UniProt is the universal protein database, a central repository of protein data created by combining Swiss-Prot, TrEMBL and PIR. This makes it the world's most comprehensive resource on protein information.
The UniProt Consortium
The UniProt Consortium comprises the European Bioinformatics Institute (EBI), the Swiss Institute of Bioinformatics (SIB), and the Protein Information Resource (PIR). EBI, located at the Wellcome Trust Genome Campus in Hinxton, UK, hosts a large resource of bioinformatics databases and services. SIB, located in Geneva, Switzerland, maintains the ExPASy (Expert Protein Analysis System) servers that are a central resource for proteomics tools and databases. PIR, hosted by the National Biomedical Research Foundation (NBRF) at the Georgetown University Medical Center in Washington, DC, USA, is heir to the oldest protein sequence database, Margaret Dayhoff's Atlas of Protein Sequence and Structure. In 2002, EBI, SIB, and PIR joined forces as the UniProt Consortium.
The Roots of UniProt Databases
Each consortium member is heavily involved in protein database maintenance and annotation. Until recently, EBI and SIB together produced Swiss-Prot and TrEMBL, while PIR produced the Protein Sequence Database (PIR-PSD). These databases coexisted with differing protein sequence coverage and annotation priorities. Swiss-Prot is recognized as the gold standard of protein annotation, with extensive cross-references, literature citations, and computational analyses provided by expert curators. Recognizing that sequence data were being generated at a pace exceeding Swiss-Prot's ability to keep up, TrEMBL (Translated EMBL Nucleotide Sequence Data Library) was created to provide automated annotations for those proteins not in Swiss-Prot. Meanwhile, PIR maintained the PIR-PSD and related databases, including iProClass, a database of protein sequences and curated families. The consortium members — all dedicated to the same goal of providing expansive and meaningful protein annotation, and all with solid foundations stemming from decades of activity — decided to pool their overlapping (and, importantly, their complementary) resources, efforts, and expertise. The UniProt databases build upon these solid foundations.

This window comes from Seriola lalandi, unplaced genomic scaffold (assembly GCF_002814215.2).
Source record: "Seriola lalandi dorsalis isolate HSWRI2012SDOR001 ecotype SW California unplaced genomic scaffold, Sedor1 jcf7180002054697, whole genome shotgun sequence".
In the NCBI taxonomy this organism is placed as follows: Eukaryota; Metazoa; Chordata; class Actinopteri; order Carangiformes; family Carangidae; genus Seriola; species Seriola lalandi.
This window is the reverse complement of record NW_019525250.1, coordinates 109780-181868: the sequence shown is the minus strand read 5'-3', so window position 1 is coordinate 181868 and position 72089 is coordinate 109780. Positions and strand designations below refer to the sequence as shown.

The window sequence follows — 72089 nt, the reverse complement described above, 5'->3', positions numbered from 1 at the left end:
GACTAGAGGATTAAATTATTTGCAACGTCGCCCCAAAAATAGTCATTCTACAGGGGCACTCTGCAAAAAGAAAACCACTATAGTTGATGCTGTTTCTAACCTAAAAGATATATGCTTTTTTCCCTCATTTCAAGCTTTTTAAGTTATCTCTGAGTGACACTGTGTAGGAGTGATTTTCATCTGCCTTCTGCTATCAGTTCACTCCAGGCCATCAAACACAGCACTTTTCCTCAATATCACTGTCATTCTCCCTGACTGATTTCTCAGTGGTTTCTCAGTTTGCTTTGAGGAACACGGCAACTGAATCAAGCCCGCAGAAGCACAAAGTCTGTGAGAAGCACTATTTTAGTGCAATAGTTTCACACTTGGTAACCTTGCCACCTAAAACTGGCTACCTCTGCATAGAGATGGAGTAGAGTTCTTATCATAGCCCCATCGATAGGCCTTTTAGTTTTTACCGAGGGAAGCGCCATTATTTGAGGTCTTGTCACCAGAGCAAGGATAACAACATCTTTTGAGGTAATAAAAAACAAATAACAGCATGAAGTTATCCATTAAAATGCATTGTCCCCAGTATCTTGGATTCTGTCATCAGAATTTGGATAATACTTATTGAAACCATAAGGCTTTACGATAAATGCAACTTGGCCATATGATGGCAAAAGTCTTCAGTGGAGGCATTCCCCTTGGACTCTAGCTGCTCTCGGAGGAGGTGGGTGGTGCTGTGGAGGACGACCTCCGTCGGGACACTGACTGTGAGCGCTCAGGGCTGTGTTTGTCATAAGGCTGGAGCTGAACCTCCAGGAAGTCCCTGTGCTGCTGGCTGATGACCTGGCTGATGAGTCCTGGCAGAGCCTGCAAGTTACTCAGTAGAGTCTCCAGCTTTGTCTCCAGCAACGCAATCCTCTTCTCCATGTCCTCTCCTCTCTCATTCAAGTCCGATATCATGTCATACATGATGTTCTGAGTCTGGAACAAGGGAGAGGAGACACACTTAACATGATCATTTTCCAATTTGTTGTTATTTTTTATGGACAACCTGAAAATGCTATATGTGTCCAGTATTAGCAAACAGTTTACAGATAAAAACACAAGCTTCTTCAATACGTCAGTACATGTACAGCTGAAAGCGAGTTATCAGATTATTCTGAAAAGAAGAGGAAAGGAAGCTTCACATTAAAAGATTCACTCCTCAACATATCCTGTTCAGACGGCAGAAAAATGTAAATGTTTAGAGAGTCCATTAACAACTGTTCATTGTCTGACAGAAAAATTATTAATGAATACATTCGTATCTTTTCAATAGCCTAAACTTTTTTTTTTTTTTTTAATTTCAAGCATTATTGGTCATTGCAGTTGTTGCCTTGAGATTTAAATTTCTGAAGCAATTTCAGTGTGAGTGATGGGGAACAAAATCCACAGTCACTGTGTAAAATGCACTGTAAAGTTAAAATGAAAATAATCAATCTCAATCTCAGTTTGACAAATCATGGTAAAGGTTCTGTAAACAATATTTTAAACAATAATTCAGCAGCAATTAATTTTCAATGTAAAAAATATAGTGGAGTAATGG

Organization of UniProt Databases
The UniProt databases consist of three database layers:
- The UniProt Archive (UniParc) provides a stable, comprehensive sequence collection without redundant sequences by storing the complete body of publicly available protein sequence data.
- The UniProt Knowledgebase (UniProtKB) is the central database of protein sequences with accurate, consistent, and rich sequence and functional annotation.
- The UniProt Reference Clusters (UniRef) databases provide non-redundant reference data collections based on the UniProt knowledgebase in order to obtain complete coverage of sequence space at several resolutions.
Funding for UniProt
UniProt is mainly supported by the National Institutes of Health (NIH) grant 1 U01 HG02712-01. Minor support for the EBI's involvement in UniProt comes from the two European Union contracts BioBabel (QLRT-2000-00981) and TEMBLOR (QLRI-2001-00015) and from the NIH grant 1R01HGO2273-01.
- beta.uniprot.org (will replace the three sites listed above)
|Databases supported by Bioinformatic Harvester|
|NCBI-BLAST | CDD | Ensembl | Entrez | Flybase | Flymine | GFP-cDNA | Genome_browser | GeneCard | Google_Scholar | GoPubMed | HomoloGene | iHOP | IPI | OMIM | Mitocheck | PSORT | PolyMeta | UniProt | SOURCE | SOSUI | RZPD | Sciencenet | STRING | SMART | ZFIN ||
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